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Photo: Sandra Still

Page 19 | Spring 2013 | OVATION!

Save the Date

Opera Colorado's 2013 Gala S a t u rd a y, S e p t e m b e r 2 1 , 2 0 1 3 Ellie Caulkins Opera House

© Jennifer Koskinen

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Cocktails, Conversation, & Tapas Live Entertainment on the Baby Grand Now Serving Champagne Piano Brunch Sunday 11-2pm 1446 South Broadway In the Heart of Antique Row 720-353-4701

The Cheesecake Factory features an extensive and creative menu of more than 200 dishes made fresh from scratch, along with more than 50 low-calorie “SkinnyLicious™” dishes and 50 signature cheesecakes & desserts. Enjoy lunch, dinner, late night dining and Sunday Brunch.

1201 16th Street • Tabor Center • Denver (Just a short walk from the Performing Arts Complex, at the corner of 16th & Larimer St.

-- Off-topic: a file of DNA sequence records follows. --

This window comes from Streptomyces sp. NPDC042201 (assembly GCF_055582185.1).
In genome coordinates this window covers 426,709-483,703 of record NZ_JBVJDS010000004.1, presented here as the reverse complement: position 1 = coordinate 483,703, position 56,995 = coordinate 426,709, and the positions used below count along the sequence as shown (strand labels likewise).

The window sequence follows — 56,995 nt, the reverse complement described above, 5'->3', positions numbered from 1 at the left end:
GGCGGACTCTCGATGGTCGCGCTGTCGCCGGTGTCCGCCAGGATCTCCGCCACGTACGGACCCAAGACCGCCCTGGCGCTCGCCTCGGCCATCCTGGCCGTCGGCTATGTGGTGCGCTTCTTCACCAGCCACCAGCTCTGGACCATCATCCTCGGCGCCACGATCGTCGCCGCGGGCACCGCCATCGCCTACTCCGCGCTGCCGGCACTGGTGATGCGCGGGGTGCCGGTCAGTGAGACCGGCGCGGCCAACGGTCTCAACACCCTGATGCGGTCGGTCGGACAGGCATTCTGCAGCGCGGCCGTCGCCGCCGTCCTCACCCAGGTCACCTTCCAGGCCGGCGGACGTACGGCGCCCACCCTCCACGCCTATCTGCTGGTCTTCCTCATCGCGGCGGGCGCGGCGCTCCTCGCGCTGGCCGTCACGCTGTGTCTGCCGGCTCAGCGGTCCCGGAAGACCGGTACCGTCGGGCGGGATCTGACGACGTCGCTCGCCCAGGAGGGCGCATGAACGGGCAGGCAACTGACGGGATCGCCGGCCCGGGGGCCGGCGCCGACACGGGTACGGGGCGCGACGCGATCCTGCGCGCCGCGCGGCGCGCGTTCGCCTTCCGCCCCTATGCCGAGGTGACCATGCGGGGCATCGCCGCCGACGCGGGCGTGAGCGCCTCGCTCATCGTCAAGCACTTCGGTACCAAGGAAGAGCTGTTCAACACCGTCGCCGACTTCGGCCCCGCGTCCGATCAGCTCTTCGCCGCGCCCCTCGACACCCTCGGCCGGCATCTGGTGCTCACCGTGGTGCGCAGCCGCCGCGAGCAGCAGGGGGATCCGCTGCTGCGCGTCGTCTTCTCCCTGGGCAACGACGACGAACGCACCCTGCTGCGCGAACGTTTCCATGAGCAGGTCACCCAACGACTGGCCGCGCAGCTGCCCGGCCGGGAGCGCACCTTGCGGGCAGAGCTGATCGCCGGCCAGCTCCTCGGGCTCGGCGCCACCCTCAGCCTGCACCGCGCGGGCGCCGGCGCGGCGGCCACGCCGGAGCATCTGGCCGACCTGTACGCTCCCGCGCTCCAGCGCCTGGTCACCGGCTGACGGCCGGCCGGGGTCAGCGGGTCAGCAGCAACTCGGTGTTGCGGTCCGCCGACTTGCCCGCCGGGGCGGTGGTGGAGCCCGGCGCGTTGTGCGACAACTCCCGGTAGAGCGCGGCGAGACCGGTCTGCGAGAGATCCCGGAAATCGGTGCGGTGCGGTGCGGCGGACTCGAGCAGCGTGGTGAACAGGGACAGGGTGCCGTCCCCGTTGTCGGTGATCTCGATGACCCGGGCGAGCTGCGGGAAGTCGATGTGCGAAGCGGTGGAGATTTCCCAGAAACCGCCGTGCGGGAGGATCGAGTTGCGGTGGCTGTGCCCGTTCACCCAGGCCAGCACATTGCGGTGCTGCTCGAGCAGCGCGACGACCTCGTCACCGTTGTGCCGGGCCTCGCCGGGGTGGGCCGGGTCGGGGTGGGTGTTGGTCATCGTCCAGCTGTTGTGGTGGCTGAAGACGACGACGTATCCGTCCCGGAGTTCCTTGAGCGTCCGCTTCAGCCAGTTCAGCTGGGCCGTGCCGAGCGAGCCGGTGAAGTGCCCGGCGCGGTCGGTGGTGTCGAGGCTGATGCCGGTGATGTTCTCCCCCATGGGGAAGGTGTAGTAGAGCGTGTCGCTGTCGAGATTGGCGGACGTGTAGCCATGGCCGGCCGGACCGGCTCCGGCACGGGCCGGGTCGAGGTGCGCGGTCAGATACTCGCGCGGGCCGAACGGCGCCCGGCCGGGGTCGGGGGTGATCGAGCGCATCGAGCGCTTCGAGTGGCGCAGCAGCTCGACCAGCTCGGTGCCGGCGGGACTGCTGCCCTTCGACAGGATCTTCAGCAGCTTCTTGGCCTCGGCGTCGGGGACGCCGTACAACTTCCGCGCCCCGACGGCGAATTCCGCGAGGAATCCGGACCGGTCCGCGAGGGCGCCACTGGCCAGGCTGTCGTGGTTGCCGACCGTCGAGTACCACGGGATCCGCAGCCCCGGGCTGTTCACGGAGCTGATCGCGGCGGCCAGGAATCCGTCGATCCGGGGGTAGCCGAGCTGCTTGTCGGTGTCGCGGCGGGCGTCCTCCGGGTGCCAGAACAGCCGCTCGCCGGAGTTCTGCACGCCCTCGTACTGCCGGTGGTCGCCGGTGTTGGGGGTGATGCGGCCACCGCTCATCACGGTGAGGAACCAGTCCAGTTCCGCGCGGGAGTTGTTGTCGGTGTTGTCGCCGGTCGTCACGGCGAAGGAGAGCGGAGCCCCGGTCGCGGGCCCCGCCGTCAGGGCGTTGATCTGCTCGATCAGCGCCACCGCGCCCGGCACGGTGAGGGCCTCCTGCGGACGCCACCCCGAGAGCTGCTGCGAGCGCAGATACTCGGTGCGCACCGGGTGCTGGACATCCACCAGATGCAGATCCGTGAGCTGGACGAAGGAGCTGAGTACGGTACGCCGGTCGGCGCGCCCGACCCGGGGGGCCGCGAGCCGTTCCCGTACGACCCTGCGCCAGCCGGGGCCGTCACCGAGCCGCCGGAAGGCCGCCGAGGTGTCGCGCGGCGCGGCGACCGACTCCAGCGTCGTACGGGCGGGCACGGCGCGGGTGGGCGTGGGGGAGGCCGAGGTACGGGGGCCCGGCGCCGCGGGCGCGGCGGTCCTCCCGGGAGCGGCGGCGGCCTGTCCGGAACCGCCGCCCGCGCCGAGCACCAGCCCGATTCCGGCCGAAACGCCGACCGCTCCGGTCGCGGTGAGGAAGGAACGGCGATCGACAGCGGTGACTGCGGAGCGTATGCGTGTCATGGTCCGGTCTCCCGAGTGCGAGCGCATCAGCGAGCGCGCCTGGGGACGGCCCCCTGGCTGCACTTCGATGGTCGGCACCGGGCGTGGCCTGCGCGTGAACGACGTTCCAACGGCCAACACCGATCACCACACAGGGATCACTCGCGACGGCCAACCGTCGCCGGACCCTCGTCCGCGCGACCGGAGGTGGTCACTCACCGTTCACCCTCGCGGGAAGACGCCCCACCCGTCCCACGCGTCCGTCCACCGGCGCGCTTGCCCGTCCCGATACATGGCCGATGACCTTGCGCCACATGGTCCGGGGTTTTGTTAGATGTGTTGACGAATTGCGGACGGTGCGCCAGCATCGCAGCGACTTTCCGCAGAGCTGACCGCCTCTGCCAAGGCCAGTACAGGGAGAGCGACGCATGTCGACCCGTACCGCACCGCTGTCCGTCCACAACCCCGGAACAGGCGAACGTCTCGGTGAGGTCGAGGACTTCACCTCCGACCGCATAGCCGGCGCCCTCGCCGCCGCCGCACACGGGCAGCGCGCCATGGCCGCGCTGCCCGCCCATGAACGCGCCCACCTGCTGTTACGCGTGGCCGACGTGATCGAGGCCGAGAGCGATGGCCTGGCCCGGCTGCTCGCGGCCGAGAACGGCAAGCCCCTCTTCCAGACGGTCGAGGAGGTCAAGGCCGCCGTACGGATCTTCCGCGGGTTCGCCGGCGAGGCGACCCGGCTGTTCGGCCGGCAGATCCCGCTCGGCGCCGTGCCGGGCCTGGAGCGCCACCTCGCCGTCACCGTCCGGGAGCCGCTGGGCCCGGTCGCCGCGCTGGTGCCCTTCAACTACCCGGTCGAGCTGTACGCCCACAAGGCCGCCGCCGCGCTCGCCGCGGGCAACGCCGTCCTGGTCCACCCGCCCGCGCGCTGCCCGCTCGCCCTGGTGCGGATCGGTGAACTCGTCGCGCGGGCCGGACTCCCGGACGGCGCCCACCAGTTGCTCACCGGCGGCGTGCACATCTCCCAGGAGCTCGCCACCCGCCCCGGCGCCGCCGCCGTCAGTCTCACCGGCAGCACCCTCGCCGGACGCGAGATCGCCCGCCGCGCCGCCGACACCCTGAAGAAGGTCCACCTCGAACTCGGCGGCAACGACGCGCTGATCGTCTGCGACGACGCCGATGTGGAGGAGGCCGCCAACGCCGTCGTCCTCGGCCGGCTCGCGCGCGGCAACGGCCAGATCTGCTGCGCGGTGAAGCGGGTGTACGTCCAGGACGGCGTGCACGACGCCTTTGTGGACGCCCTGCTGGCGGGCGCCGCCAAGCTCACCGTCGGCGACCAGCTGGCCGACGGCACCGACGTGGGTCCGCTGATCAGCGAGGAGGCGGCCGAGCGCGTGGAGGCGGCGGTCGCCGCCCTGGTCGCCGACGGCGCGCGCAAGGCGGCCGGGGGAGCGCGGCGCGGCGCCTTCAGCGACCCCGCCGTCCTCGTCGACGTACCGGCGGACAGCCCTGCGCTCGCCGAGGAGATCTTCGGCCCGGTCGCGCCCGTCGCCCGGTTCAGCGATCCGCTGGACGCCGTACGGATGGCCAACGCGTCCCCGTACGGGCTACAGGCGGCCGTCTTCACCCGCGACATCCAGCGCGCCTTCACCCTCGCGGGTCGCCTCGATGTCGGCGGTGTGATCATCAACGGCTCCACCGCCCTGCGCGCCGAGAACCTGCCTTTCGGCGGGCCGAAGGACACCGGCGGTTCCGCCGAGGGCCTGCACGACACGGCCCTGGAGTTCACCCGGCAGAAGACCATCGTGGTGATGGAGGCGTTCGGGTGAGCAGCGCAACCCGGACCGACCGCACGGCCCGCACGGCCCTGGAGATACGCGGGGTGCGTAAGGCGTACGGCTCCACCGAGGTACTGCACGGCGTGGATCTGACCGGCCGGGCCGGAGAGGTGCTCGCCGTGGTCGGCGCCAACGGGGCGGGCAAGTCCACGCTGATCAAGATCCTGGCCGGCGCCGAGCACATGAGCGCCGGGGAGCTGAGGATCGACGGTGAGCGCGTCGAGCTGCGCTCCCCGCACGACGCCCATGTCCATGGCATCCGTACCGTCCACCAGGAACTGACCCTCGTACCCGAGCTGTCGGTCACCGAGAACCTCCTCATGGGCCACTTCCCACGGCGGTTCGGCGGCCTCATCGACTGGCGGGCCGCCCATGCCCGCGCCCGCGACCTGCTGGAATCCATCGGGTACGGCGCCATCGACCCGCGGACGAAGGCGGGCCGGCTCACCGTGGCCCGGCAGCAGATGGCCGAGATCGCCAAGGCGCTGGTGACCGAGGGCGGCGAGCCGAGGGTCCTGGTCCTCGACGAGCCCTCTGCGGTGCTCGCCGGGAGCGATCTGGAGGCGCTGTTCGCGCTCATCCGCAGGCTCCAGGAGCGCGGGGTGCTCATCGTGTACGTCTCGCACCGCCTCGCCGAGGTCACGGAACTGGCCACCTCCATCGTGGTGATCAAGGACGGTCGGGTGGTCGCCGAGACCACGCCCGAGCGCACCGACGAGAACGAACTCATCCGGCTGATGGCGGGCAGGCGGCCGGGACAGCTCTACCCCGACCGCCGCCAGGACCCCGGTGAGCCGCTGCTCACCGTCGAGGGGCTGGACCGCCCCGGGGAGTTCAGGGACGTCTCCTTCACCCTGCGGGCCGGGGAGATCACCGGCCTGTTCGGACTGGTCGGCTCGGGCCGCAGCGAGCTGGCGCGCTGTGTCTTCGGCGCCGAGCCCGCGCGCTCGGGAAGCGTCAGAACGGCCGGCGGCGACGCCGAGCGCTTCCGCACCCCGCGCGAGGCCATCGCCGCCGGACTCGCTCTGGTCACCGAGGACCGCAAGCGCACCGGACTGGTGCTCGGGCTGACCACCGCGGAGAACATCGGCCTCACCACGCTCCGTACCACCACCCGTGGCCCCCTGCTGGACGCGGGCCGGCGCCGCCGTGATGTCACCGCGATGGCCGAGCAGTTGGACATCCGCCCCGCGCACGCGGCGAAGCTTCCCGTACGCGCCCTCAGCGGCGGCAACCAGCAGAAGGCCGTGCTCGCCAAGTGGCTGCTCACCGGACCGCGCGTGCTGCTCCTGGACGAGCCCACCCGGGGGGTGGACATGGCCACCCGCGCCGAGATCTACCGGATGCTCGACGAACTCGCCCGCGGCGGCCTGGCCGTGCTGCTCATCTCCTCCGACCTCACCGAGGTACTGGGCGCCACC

Bring the opera home with you! New Opera Colorado merchandise is available for sale in our lobby. Show the world you are an Opera Colorado fan! Next time you come to the opera, stop by and pick up a souvenir to remember your trip to Opera Colorado.

Ovation! Magazine and In-Theatre programs are produced for Opera Colorado by The Publishing House. Angie Flachman-Johnson: Publisher Wilbur E. Flachman: President & Founder Annette Allen: Art Director, Production Coordinator For advertising information, call 303-428-9529

Opera Colorado is grateful for support from the Scientific and Cultural Facilities District (SCFD). Ovation! News, Events and Activities of Opera Colorado Volume 14, Issue 3. Published quarterly for the benefit of friends and supporters of Opera Colorado, 695 S. Colorado Blvd. Ste. 20, Denver, CO 80246. Phone: 303.778.1500.

Find us at: OVATION! | Spring 2013 | Page 22

Produced by Opera Colorado’s Marketing and Development Departments. Editor: Camille Spaccavento Assistant Editor: Erin Acheson


Denver The Shops at Nor th Creek 105 Fillmore Street - (303) 388-0700

Spring 2013 Ovation  

Ovation news magazine for Spring 2013